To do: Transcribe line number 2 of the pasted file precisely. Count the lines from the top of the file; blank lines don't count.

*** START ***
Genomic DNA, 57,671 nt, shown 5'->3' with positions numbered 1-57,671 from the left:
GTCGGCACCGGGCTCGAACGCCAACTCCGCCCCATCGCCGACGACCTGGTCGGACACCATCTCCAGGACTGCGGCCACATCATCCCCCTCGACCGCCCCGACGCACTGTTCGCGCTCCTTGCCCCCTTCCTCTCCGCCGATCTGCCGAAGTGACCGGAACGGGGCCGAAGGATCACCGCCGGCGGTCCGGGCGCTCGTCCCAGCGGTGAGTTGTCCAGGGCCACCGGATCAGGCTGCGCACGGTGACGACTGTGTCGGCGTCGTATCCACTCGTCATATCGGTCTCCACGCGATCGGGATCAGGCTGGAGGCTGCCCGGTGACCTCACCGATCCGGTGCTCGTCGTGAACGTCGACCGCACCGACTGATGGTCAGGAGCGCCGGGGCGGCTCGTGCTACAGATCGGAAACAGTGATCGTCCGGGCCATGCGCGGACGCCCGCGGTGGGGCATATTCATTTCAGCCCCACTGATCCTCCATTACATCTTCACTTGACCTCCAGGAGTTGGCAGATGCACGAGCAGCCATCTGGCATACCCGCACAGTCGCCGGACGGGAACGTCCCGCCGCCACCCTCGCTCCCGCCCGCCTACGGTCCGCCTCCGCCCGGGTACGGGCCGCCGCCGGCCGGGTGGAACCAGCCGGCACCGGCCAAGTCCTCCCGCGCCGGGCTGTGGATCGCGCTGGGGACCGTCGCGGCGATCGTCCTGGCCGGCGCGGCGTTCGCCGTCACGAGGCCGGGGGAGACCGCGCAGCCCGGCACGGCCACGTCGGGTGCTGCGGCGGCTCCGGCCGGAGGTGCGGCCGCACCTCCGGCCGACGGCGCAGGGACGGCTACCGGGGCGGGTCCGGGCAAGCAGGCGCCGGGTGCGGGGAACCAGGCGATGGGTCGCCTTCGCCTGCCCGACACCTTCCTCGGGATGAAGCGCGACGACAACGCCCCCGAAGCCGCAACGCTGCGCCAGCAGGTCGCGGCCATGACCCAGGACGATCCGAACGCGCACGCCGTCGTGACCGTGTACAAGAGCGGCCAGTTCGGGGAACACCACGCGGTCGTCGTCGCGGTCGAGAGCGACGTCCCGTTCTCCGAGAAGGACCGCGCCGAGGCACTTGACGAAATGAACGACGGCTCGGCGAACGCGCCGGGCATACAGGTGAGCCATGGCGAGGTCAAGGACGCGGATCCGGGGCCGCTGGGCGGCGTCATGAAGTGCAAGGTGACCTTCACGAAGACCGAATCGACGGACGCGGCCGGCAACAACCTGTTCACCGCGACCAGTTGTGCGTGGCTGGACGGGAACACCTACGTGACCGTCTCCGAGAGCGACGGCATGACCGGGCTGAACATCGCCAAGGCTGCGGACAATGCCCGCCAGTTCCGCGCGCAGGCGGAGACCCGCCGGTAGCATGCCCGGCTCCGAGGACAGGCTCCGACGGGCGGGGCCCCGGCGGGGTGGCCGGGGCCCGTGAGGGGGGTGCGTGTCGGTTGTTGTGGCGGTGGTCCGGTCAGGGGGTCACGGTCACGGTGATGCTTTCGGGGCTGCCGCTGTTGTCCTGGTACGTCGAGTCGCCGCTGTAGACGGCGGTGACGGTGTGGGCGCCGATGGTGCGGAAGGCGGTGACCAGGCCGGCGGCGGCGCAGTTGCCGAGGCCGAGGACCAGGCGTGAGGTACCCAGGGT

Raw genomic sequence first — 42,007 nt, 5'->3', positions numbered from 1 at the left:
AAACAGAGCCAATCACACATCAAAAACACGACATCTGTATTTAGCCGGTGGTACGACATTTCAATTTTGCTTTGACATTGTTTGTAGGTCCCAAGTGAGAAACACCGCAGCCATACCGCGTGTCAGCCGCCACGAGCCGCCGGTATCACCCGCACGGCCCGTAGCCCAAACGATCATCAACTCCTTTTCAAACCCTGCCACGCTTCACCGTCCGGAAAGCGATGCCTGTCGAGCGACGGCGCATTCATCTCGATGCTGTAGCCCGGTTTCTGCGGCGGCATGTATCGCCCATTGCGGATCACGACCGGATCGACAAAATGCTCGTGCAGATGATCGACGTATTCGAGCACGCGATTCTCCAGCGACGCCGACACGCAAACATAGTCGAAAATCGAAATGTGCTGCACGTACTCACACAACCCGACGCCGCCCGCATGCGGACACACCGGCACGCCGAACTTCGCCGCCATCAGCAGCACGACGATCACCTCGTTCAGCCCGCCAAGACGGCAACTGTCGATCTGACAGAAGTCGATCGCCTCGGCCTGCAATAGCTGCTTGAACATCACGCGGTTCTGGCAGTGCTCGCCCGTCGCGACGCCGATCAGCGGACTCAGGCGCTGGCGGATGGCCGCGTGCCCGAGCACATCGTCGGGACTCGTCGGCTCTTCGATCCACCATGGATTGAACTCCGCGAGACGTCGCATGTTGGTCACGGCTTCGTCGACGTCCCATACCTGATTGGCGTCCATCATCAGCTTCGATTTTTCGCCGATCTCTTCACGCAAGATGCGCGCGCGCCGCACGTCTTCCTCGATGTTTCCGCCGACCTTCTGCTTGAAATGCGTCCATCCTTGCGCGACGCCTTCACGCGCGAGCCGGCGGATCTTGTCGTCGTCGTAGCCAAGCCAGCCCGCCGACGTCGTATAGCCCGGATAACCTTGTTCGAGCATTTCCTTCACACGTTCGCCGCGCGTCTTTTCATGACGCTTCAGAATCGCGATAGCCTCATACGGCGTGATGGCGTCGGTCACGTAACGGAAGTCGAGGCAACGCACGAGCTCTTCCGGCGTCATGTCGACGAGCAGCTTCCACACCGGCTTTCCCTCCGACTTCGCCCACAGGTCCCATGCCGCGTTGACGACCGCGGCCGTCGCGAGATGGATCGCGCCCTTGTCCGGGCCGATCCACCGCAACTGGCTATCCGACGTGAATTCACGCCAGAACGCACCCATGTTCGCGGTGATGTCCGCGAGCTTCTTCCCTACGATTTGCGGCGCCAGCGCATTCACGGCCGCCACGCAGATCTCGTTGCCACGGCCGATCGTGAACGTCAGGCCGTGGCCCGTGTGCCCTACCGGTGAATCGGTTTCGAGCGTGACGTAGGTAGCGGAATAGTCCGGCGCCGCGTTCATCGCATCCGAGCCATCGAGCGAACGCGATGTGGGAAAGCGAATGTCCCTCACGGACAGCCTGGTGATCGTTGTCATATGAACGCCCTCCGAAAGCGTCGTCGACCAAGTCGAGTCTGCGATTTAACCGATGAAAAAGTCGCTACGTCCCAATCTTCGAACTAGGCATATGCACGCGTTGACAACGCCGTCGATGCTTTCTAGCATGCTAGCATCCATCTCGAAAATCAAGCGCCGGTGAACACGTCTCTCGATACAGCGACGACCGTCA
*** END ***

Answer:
GTCGGCACCGGGCTCGAACGCCAACTCCGCCCCATCGCCGACGACCTGGTCGGACACCATCTCCAGGACTGCGGCCACATCATCCCCCTCGACCGCCCCGACGCACTGTTCGCGCTCCTTGCCCCCTTCCTCTCCGCCGATCTGCCGAAGTGACCGGAACGGGGCCGAAGGATCACCGCCGGCGGTCCGGGCGCTCGTCCCAGCGGTGAGTTGTCCAGGGCCACCGGATCAGGCTGCGCACGGTGACGACTGTGTCGGCGTCGTATCCACTCGTCATATCGGTCTCCACGCGATCGGGATCAGGCTGGAGGCTGCCCGGTGACCTCACCGATCCGGTGCTCGTCGTGAACGTCGACCGCACCGACTGATGGTCAGGAGCGCCGGGGCGGCTCGTGCTACAGATCGGAAACAGTGATCGTCCGGGCCATGCGCGGACGCCCGCGGTGGGGCATATTCATTTCAGCCCCACTGATCCTCCATTACATCTTCACTTGACCTCCAGGAGTTGGCAGATGCACGAGCAGCCATCTGGCATACCCGCACAGTCGCCGGACGGGAACGTCCCGCCGCCACCCTCGCTCCCGCCCGCCTACGGTCCGCCTCCGCCCGGGTACGGGCCGCCGCCGGCCGGGTGGAACCAGCCGGCACCGGCCAAGTCCTCCCGCGCCGGGCTGTGGATCGCGCTGGGGACCGTCGCGGCGATCGTCCTGGCCGGCGCGGCGTTCGCCGTCACGAGGCCGGGGGAGACCGCGCAGCCCGGCACGGCCACGTCGGGTGCTGCGGCGGCTCCGGCCGGAGGTGCGGCCGCACCTCCGGCCGACGGCGCAGGGACGGCTACCGGGGCGGGTCCGGGCAAGCAGGCGCCGGGTGCGGGGAACCAGGCGATGGGTCGCCTTCGCCTGCCCGACACCTTCCTCGGGATGAAGCGCGACGACAACGCCCCCGAAGCCGCAACGCTGCGCCAGCAGGTCGCGGCCATGACCCAGGACGATCCGAACGCGCACGCCGTCGTGACCGTGTACAAGAGCGGCCAGTTCGGGGAACACCACGCGGTCGTCGTCGCGGTCGAGAGCGACGTCCCGTTCTCCGAGAAGGACCGCGCCGAGGCACTTGACGAAATGAACGACGGCTCGGCGAACGCGCCGGGCATACAGGTGAGCCATGGCGAGGTCAAGGACGCGGATCCGGGGCCGCTGGGCGGCGTCATGAAGTGCAAGGTGACCTTCACGAAGACCGAATCGACGGACGCGGCCGGCAACAACCTGTTCACCGCGACCAGTTGTGCGTGGCTGGACGGGAACACCTACGTGACCGTCTCCGAGAGCGACGGCATGACCGGGCTGAACATCGCCAAGGCTGCGGACAATGCCCGCCAGTTCCGCGCGCAGGCGGAGACCCGCCGGTAGCATGCCCGGCTCCGAGGACAGGCTCCGACGGGCGGGGCCCCGGCGGGGTGGCCGGGGCCCGTGAGGGGGGTGCGTGTCGGTTGTTGTGGCGGTGGTCCGGTCAGGGGGTCACGGTCACGGTGATGCTTTCGGGGCTGCCGCTGTTGTCCTGGTACGTCGAGTCGCCGCTGTAGACGGCGGTGACGGTGTGGGCGCCGATGGTGCGGAAGGCGGTGACCAGGCCGGCGGCGGCGCAGTTGCCGAGGCCGAGGACCAGGCGTGAGGTACCCAGGGT